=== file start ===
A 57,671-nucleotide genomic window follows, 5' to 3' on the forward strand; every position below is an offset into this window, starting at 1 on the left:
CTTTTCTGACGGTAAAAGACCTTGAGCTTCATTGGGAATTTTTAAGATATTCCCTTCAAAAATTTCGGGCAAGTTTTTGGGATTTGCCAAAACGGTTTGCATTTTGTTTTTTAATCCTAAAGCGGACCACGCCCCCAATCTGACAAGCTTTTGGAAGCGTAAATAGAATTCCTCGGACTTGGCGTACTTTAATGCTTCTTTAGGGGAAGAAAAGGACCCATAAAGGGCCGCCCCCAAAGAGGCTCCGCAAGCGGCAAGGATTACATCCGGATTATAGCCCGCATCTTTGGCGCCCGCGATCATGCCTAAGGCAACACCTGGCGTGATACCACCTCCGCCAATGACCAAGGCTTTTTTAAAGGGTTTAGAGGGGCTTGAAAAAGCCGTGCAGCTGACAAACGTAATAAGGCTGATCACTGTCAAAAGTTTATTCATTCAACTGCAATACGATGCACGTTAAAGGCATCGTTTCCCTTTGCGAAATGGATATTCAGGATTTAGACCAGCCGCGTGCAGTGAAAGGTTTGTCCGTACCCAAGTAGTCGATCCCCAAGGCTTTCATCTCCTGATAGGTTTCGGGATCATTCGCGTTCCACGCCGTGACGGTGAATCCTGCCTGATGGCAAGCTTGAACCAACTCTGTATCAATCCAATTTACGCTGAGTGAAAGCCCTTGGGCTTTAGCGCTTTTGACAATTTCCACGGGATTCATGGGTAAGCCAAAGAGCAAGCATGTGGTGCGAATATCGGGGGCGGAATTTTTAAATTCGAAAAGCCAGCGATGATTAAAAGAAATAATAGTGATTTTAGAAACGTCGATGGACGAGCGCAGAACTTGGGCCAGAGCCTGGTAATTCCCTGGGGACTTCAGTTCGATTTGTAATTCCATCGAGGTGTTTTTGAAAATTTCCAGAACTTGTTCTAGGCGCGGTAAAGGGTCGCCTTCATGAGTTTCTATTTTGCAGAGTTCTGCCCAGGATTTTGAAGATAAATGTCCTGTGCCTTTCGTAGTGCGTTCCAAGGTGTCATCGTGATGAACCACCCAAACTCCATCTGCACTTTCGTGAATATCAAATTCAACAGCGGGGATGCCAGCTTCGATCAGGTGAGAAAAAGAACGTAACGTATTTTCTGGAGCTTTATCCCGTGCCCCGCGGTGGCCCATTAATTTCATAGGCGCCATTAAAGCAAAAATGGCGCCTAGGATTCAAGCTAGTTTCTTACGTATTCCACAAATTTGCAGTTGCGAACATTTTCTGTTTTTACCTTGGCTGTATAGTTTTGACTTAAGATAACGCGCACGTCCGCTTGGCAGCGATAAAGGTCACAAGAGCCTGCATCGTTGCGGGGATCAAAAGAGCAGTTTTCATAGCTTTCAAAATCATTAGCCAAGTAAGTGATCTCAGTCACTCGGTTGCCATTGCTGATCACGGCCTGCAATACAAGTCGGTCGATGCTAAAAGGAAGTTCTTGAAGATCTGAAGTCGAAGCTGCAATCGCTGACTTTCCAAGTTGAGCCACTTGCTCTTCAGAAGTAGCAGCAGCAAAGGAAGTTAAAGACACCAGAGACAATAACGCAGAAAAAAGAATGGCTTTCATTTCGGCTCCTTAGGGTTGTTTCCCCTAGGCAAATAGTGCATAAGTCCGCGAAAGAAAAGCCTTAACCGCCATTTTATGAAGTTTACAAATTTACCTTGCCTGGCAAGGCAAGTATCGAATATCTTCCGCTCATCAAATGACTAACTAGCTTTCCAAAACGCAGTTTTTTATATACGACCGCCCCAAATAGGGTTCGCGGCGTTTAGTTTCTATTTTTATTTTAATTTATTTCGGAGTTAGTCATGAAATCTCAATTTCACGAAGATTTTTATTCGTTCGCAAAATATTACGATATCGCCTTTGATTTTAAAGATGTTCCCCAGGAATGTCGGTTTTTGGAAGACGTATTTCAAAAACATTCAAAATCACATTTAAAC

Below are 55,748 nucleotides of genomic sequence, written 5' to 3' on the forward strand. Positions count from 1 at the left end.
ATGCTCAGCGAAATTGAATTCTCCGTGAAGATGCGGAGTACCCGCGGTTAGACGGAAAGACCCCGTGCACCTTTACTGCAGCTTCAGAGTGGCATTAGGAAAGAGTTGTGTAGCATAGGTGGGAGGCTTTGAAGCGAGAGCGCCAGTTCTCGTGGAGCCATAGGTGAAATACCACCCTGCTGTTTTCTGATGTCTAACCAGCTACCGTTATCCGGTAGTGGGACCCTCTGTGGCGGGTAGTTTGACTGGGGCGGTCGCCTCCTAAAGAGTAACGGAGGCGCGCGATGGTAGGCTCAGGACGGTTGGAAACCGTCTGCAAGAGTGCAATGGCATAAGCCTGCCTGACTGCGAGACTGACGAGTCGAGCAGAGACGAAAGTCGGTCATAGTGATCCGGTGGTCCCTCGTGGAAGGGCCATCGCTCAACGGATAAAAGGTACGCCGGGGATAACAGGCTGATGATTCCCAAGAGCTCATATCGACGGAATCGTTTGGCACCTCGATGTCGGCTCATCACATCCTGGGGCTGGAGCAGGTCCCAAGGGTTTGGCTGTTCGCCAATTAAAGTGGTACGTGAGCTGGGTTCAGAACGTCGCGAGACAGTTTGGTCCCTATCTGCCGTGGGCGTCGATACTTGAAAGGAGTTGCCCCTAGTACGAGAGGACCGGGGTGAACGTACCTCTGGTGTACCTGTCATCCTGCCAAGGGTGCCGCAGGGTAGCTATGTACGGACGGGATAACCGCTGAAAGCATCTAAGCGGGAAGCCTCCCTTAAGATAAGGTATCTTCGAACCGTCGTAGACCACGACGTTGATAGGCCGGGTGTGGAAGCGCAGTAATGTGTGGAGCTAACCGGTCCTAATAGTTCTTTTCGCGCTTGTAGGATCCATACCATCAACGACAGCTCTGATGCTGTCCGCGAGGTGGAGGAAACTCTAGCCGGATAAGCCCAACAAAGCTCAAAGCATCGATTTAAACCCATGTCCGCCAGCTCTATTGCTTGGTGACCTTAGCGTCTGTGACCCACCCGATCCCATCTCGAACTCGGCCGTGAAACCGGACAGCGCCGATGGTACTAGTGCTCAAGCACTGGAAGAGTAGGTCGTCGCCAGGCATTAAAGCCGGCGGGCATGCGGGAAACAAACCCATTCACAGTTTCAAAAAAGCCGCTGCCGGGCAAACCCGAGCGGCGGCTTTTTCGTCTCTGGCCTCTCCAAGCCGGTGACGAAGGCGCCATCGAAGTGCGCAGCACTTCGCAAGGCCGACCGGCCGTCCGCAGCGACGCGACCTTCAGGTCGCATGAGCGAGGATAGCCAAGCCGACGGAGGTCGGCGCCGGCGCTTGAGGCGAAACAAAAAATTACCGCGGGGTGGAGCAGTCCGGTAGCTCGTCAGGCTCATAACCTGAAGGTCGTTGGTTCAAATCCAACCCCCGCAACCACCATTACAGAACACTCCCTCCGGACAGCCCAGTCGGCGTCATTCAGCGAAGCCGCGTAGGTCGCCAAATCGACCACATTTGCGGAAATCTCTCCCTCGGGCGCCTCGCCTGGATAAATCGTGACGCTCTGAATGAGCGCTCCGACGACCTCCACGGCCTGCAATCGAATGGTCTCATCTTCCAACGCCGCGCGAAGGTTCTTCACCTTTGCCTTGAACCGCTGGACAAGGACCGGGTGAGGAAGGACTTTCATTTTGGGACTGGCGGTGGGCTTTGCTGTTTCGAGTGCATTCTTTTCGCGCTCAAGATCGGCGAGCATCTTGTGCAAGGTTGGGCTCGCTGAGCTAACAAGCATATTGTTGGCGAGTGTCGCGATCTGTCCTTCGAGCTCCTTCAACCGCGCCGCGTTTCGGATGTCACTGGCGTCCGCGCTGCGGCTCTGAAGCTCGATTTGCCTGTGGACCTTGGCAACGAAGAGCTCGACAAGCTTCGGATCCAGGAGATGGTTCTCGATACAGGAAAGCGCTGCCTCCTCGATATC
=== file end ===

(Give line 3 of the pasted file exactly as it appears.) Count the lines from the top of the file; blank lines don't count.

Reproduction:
Below are 55,748 nucleotides of genomic sequence, written 5' to 3' on the forward strand. Positions count from 1 at the left end.